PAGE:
The whole internal part of the pedestrian area looked as if the construction work was anything but completed. It appeared as if the contractor had left the project without putting on the finishing touches. There was bare concrete everywhere that looked unfinished since the assembling structure between the blocks was simply left behind.
Here and there, it was possible to see the fittings and parts of the materials that had been used as a base for the construction. On the other hand, the six pedestrian underpasses were all covered in tiles and looked out of place next to the bare concrete. The security cameras, benches, and small kiosks which had been initially announced as additional features of the project were all missing. Also missing were the amenities necessary to turn the area into a “favorite meeting spot of Rousse’s youth”–as municipal officials had initially promised.
…and the asphalt started collapsing
The problems started as soon as the weather improved and the snow started melting. On February 2, 2016, a month and a half after the area opened for traffic, some of the asphalt pavement at the traffic circle started collapsing.
New repair works began, lasting two days and further obstructing traffic. Then landscaping between two of the underpasses collapsed. According to the official explanation, this had happened because the soil was adjusting due to snow melt. It was announced that the contractor would pay for the repair works, since there was a five-year guarantee on the project.
Because of these problems, large cracks started appearing along the concrete structure of the traffic circle. This prompted Rousse Municipality to issue an official statement that the structure was completely safe for use by both drivers and pedestrians. The cracks were filled with concrete, which made the underpasses look even more like a construction site and even more unsightly.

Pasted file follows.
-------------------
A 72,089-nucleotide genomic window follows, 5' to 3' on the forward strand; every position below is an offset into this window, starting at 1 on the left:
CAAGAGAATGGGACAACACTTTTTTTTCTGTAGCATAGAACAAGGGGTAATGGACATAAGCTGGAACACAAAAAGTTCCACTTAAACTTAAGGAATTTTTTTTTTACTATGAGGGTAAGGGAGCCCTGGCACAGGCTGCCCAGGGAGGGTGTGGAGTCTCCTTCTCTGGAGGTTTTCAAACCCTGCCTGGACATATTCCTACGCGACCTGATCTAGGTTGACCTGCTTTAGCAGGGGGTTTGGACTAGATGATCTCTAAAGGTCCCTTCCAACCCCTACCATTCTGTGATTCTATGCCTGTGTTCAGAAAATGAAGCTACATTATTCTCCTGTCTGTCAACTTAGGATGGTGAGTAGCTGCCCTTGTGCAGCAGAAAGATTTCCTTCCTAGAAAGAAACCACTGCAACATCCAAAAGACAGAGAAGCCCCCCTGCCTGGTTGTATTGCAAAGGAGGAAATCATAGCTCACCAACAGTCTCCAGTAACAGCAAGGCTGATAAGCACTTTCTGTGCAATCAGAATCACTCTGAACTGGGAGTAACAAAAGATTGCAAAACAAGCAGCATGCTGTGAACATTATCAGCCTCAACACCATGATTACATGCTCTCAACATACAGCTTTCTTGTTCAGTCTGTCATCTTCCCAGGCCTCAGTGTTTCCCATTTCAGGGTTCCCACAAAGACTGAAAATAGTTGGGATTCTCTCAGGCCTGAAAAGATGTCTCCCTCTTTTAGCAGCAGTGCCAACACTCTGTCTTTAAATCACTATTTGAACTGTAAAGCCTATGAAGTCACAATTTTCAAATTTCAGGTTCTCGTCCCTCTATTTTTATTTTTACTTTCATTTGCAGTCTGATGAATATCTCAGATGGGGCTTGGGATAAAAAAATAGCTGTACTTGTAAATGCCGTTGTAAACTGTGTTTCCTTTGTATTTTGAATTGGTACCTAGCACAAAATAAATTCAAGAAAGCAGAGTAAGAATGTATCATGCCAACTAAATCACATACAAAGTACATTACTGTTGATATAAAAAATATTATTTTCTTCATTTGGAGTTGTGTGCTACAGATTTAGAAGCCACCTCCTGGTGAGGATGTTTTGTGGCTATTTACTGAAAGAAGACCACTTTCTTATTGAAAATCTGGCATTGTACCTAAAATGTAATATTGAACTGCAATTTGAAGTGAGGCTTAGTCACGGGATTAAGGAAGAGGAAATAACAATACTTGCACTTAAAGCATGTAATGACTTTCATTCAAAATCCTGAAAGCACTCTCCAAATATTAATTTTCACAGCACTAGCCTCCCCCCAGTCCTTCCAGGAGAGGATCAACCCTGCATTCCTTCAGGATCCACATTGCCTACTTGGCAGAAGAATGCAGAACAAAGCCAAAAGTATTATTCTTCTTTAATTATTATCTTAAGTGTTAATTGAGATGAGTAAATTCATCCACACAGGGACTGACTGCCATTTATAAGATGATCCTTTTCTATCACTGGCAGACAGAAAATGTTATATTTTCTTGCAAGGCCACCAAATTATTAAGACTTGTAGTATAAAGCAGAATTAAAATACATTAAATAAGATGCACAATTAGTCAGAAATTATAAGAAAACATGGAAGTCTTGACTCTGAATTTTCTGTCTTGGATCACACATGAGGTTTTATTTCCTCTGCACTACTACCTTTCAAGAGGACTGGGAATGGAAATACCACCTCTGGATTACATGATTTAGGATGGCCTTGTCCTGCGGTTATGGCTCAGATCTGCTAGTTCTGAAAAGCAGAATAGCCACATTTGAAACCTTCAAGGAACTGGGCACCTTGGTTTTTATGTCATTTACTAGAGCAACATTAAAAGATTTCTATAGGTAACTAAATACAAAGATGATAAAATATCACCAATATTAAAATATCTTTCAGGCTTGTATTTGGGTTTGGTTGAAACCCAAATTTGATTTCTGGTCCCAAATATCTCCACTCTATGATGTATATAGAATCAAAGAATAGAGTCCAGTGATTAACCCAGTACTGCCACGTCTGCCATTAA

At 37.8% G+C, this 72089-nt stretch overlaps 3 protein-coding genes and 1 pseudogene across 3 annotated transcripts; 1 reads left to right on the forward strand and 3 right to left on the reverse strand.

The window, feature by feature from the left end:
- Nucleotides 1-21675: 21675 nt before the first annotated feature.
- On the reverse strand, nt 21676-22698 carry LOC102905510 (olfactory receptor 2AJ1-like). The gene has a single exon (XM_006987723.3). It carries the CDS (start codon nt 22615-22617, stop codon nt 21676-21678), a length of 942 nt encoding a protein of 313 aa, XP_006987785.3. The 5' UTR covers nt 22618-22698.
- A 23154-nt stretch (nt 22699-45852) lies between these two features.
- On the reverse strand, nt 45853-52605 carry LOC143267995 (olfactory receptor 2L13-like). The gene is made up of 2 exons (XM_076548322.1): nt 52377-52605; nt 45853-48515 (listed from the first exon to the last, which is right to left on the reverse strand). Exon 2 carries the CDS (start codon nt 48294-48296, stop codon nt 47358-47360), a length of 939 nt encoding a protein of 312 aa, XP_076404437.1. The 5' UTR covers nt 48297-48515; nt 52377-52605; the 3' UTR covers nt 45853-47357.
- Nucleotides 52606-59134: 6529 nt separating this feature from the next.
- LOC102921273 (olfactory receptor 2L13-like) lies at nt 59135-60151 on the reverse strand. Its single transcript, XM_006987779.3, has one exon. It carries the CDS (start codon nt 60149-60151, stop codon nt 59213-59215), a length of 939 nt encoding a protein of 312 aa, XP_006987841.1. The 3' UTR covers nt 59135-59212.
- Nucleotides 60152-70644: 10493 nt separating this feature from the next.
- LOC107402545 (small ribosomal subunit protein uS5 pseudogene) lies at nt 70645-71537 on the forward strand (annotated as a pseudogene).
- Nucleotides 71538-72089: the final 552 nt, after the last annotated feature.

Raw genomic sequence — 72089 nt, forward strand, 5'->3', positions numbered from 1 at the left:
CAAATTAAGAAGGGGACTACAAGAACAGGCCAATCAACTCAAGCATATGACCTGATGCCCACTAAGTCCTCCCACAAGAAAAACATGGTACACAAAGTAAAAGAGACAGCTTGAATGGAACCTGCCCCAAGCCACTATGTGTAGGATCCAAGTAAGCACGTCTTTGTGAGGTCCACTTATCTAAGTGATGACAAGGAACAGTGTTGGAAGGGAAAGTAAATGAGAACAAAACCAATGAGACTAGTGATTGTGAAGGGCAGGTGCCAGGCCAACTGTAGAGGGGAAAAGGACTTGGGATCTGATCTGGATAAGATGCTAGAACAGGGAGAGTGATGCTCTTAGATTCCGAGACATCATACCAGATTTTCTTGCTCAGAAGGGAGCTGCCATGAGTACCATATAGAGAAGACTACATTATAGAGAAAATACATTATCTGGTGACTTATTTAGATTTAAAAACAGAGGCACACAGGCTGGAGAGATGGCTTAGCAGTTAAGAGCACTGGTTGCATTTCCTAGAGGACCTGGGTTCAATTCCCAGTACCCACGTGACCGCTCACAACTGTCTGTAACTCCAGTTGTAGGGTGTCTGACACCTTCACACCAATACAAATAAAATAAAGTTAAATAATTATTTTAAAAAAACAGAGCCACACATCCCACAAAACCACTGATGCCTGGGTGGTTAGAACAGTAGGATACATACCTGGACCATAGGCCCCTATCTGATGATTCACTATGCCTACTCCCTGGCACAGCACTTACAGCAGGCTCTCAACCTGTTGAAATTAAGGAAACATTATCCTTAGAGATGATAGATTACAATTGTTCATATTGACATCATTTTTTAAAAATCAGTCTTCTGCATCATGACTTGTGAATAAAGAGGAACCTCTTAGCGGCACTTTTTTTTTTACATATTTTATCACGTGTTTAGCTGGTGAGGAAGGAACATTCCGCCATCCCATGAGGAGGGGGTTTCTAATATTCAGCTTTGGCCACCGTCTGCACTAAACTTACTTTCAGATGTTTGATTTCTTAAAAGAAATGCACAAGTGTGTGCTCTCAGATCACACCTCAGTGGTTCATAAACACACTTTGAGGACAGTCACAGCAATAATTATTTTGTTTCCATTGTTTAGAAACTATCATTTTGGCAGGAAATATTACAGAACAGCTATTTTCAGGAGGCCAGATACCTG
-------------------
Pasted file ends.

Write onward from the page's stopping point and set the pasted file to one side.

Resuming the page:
A month later, tiles in the underpasses–where hundreds of citizens were passing daily–started falling off. While some said the incident was caused by vandals, experts claimed that the culprits were caused by a rush to meet deadlines and the use of low-quality materials. Since tiles at other locations had started falling off and had been replaced, people worried about their safety.
During the summer, following several superficial repair attempts, the contractor removed all tiles from the underpasses and redid the job (2). The municipality again reminded everyone that all repair work done within the five-year guarantee period was paid for by the contractor. Citizens had one explanation for what happened: substandard work. They were convinced that the final cost was doubled due to the rush of the contractors to meet the deadlines and collect the payments.
By the end of September 2016, one could also notice some of the smaller imperfections, mainly in the pedestrian areas. These included mud accumulating because of the badly laid-out landscaping inside the roundabout, poor storm water drainage, and further cracks in the concrete structure of the traffic circle. This was the situation at the start of the “landmark’s” second winter. When the five-year guarantee period is over, all new repair work to maintain this “repaired” project will be fully covered by the taxpayers.
By: Miroslav Persenski
Integrated Public Transport System for Rousse, Ministry of Regional Development and Public Works, http://www.mrrb.government.bg/?controller=articles&id=3366, http://ruse-bg.eu/uploads/files/projects/prikluchili/TRANSPORT_FINAL.pdf
Tiles Redone on a Wall in One of the Roundabout Underpasses in Rousse, Kiss 13 TV, http://kiss13.net/ruse/item/1203-svaliha-plochite-ot-pochti-cqla-stena-na-kragovoto-v-ruse.html